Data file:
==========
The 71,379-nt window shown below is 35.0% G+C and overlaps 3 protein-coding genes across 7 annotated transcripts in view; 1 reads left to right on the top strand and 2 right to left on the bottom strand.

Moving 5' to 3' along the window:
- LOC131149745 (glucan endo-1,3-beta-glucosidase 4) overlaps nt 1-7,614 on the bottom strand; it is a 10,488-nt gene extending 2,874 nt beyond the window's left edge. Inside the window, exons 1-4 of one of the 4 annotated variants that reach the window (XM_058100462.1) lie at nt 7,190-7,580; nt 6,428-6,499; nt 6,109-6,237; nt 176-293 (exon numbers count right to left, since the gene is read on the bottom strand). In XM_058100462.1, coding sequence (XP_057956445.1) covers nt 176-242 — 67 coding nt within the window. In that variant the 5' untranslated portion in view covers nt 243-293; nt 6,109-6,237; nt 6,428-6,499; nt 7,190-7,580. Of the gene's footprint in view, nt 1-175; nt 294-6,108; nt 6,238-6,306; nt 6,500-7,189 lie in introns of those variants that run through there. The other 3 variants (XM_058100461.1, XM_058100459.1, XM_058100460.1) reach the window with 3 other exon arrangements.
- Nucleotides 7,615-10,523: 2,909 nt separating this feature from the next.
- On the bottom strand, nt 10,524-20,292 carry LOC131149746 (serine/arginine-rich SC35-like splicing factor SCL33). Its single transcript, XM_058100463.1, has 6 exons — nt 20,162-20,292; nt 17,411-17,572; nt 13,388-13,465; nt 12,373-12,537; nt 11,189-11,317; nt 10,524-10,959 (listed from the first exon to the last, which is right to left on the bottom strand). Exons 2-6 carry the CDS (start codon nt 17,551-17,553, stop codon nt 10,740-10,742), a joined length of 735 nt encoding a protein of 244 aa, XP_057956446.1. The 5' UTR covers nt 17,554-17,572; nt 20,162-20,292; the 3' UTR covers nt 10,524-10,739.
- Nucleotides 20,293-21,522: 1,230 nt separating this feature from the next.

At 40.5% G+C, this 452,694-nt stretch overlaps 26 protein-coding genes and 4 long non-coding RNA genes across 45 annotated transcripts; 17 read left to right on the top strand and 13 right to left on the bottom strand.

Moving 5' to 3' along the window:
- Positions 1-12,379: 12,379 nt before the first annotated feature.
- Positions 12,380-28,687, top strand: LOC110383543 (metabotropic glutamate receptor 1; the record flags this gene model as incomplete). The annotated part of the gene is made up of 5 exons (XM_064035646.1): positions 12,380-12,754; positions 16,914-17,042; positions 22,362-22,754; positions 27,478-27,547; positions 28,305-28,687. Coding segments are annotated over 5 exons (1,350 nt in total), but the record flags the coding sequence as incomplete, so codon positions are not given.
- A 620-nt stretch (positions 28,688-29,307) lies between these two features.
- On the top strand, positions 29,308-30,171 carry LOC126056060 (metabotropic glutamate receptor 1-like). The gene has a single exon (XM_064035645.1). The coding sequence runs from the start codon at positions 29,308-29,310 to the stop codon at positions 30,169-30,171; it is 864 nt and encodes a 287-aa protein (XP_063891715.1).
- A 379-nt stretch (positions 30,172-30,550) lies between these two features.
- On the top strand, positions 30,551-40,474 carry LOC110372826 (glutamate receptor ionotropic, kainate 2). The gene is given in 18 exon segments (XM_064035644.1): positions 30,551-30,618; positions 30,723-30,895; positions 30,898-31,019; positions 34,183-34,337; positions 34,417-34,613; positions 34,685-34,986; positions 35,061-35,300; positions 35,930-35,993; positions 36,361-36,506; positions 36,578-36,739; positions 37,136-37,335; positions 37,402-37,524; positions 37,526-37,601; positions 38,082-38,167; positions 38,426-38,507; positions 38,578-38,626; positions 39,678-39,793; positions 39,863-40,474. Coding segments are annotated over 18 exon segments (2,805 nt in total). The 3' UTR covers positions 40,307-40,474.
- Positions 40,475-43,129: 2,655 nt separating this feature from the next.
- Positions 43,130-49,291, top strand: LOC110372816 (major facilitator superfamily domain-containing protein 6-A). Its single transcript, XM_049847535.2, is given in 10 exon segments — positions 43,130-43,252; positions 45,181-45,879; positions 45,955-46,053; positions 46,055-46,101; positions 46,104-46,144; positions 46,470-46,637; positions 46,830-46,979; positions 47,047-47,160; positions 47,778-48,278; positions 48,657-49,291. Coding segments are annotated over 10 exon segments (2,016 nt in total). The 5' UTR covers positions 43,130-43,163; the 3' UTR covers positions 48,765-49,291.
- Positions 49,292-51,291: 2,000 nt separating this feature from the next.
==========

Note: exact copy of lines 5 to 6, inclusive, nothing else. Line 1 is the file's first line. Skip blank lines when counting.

- On the bottom strand, nt 10,524-20,292 carry LOC131149746 (serine/arginine-rich SC35-like splicing factor SCL33). Its single transcript, XM_058100463.1, has 6 exons — nt 20,162-20,292; nt 17,411-17,572; nt 13,388-13,465; nt 12,373-12,537; nt 11,189-11,317; nt 10,524-10,959 (listed from the first exon to the last, which is right to left on the bottom strand). Exons 2-6 carry the CDS (start codon nt 17,551-17,553, stop codon nt 10,740-10,742), a joined length of 735 nt encoding a protein of 244 aa, XP_057956446.1. The 5' UTR covers nt 17,554-17,572; nt 20,162-20,292; the 3' UTR covers nt 10,524-10,739.
- Nucleotides 20,293-21,522: 1,230 nt separating this feature from the next.